John McDonald (infielder)

From Wikipedia, the free encyclopedia
Jump to: navigation, search
John McDonald
IMGP8418 John McDonald.jpg
McDonald during the 2013 World Series victory parade
Infielder
Born: (1974-09-24) September 24, 1974 (age 40)
New London, Connecticut
Batted: Right Threw: Right
MLB debut
July 4, 1999 for the Cleveland Indians
Last MLB appearance
September 28, 2014 for the Los Angeles Angels of Anaheim
Career statistics
Batting average .233
Home runs 28
Runs batted in 210
Teams

John Joseph McDonald (born September 24, 1974) is an American former professional baseball infielder. He played in Major League Baseball (MLB) for the Cleveland Indians, Toronto Blue Jays, Detroit Tigers, Arizona Diamondbacks, Pittsburgh Pirates, Philadelphia Phillies, Boston Red Sox and Los Angeles Angels of Anaheim between 1999 and 2014. Primarily a shortstop, he is also a utility infielder, with the ability to also play second base, third base and left field. He also appeared in one extra inning game in 2013 as an emergency pitcher. Known for his defensive ability, he posted a career fielding percentage of .974 in over 6,450 innings.

High School & College[edit]

McDonald graduated from East Lyme High School in East Lyme, Connecticut. When he was not drafted by any major league baseball team in his initial draft year, he attended University of Connecticut Avery Point Campus,[1] where he was NJCAA Division II All-American in 1994 as shortstop. He went on to play at Providence College in 1995 and 1996 on a partial scholarship,[1] earning All-New England honors as a member of one of the last baseball teams before the college discontinued its baseball program. After he was drafted in 1996, he left Providence to pursue a career in professional baseball although he was still several courses short of earning a degree.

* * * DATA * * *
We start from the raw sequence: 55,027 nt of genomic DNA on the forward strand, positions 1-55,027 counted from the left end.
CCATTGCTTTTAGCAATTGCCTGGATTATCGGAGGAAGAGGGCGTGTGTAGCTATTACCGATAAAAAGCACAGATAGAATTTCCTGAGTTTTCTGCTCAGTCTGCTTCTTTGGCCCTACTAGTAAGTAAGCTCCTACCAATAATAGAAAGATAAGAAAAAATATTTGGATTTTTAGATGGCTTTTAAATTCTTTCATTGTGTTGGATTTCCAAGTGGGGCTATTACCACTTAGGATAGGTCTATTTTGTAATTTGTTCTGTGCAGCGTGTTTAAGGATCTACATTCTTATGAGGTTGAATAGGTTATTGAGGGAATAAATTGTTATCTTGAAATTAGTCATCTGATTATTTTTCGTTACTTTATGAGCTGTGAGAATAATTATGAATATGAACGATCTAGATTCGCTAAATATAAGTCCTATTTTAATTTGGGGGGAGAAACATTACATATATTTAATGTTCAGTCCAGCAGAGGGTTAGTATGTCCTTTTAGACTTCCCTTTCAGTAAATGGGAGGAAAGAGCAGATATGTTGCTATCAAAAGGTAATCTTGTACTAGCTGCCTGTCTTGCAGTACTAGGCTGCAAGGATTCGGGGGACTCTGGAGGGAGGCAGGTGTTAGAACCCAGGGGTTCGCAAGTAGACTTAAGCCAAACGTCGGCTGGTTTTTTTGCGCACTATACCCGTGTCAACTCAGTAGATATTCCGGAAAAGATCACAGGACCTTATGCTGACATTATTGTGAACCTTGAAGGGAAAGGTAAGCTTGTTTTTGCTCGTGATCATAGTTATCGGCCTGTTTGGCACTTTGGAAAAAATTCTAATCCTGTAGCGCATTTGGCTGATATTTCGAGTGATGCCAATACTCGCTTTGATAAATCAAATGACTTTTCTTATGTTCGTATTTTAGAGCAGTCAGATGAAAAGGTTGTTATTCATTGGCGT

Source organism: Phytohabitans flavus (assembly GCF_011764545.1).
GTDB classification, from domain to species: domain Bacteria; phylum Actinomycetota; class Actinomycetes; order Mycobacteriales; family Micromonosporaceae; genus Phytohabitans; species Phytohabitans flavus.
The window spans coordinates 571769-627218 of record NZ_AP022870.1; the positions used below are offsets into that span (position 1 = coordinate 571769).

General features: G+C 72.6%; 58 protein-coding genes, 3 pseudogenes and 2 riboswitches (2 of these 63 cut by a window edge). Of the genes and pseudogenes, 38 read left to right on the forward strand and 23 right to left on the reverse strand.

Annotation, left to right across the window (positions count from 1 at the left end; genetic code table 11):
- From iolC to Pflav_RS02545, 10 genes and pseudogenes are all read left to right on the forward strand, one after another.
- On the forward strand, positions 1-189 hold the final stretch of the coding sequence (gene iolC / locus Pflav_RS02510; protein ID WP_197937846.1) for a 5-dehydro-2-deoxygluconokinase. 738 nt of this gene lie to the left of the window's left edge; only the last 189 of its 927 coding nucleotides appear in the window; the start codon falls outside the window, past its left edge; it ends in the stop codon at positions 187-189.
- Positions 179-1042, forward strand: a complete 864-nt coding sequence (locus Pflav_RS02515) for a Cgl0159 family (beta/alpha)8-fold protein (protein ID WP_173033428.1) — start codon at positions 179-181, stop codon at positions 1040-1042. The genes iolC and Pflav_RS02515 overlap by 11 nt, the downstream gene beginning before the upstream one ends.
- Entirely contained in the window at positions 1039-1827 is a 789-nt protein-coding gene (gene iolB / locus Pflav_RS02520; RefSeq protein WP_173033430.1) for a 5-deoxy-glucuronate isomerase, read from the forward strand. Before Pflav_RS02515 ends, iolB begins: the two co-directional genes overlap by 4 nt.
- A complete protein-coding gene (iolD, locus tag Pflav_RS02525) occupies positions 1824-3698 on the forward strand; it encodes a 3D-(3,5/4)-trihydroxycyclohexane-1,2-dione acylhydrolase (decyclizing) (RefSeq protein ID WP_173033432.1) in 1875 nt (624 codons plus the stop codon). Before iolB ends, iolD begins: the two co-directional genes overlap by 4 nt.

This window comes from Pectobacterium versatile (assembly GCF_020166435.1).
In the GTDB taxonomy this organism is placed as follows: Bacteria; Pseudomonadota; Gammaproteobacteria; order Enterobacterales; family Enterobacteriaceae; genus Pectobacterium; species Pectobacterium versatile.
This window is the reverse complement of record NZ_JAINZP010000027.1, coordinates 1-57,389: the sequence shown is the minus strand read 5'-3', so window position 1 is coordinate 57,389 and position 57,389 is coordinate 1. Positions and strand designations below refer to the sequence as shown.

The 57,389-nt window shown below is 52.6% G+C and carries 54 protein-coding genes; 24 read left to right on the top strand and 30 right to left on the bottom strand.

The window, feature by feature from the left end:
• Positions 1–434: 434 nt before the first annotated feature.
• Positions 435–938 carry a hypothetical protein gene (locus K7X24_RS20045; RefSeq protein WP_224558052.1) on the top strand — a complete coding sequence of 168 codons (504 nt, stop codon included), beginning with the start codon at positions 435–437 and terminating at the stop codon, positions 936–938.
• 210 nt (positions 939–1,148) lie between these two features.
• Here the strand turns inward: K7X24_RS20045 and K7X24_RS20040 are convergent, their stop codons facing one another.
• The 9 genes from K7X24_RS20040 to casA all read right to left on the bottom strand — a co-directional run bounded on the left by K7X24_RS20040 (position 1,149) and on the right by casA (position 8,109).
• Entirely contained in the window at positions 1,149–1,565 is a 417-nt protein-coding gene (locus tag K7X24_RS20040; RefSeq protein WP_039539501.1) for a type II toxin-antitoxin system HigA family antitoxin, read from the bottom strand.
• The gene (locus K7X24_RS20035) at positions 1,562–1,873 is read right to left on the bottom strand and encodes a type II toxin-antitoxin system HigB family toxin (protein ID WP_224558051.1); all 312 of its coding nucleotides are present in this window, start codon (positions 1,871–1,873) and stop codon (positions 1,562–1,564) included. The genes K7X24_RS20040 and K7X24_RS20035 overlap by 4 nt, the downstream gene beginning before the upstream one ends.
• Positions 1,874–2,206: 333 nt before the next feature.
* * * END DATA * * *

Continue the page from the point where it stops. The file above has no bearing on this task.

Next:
Professional career[edit]

Minor league career[edit]

McDonald was drafted in the 12th round of the 1996 Major League Baseball Draft (363rd overall) by the Cleveland Indians, and entered the Indians' minor league system. In 1996, he played for the Watertown Indians of the Single A New York-Pennsylvania League, then moved to the Kinston Indians of the Single A Carolina League in 1997.[2] In 1998, he was invited to the Indians' spring training camp, and moved up to the Akron Aeros of the Double A Eastern League, where his defensive plays at shortstop made him a popular player with the fans.[1] McDonald split 1999 between Akron and the Buffalo Bisons of the Triple A International League and was also called up to the major leagues for a short stint. McDonald also appeared in a number of games for the Indians in 2000 and 2001, spending the remainder of each season in Buffalo.

Cleveland Indians (1999–2004)[edit]

McDonald made his major league debut for Cleveland on July 4, 1999, and appeared in 18 games for the Indians that season. He appeared in 9 games for the Indians in 2000, another 17 games in 2001, and in 2002, he made his move to the Indians' roster, appearing in 93 games. The Indians, taking advantage of McDonald's popularity in Akron, used McDonald in promotions there to draw Aeros fans to Cleveland.[1]

After three full seasons with the Indians, McDonald was traded to the Toronto Blue Jays on December 2, 2004, in exchange for Tom Mastny. In his six full and partial seasons with Cleveland, McDonald batted .231, with a fielding average of .971.[2]

Toronto Blue Jays/Detroit Tigers (2005)[edit]

During the first part of the 2005 season with the Blue Jays, McDonald was primarily a backup for Russ Adams at shortstop, and recorded a .290 batting average in 37 games.

He was traded to the Detroit Tigers on July 22 for future considerations. During the remainder of the season with Detroit, McDonald hit .260 with a .308 on-base percentage in 31 games.

Toronto Blue Jays (2006–2011)[edit]

On November 10, 2005, the Tigers sent him back to the Toronto Blue Jays for cash considerations, in effect completing the earlier trade by trading John McDonald for himself. Only three other players have been traded for themselves in this manner (Harry Chiti, Dickie Noles, and Brad Gulden).[3]

During the 2006 season, McDonald was the starting shortstop for the Toronto Blue Jays. On July 25, 2006, he hit his first career grand slam in a game against the Seattle Mariners and also drove a career high five runs. Although McDonald showed good defensive skills, his offensive hitting skills were weak—he had a .223 batting average, a .271 slugging percentage and a .308 on-base percentage during the 2006 season.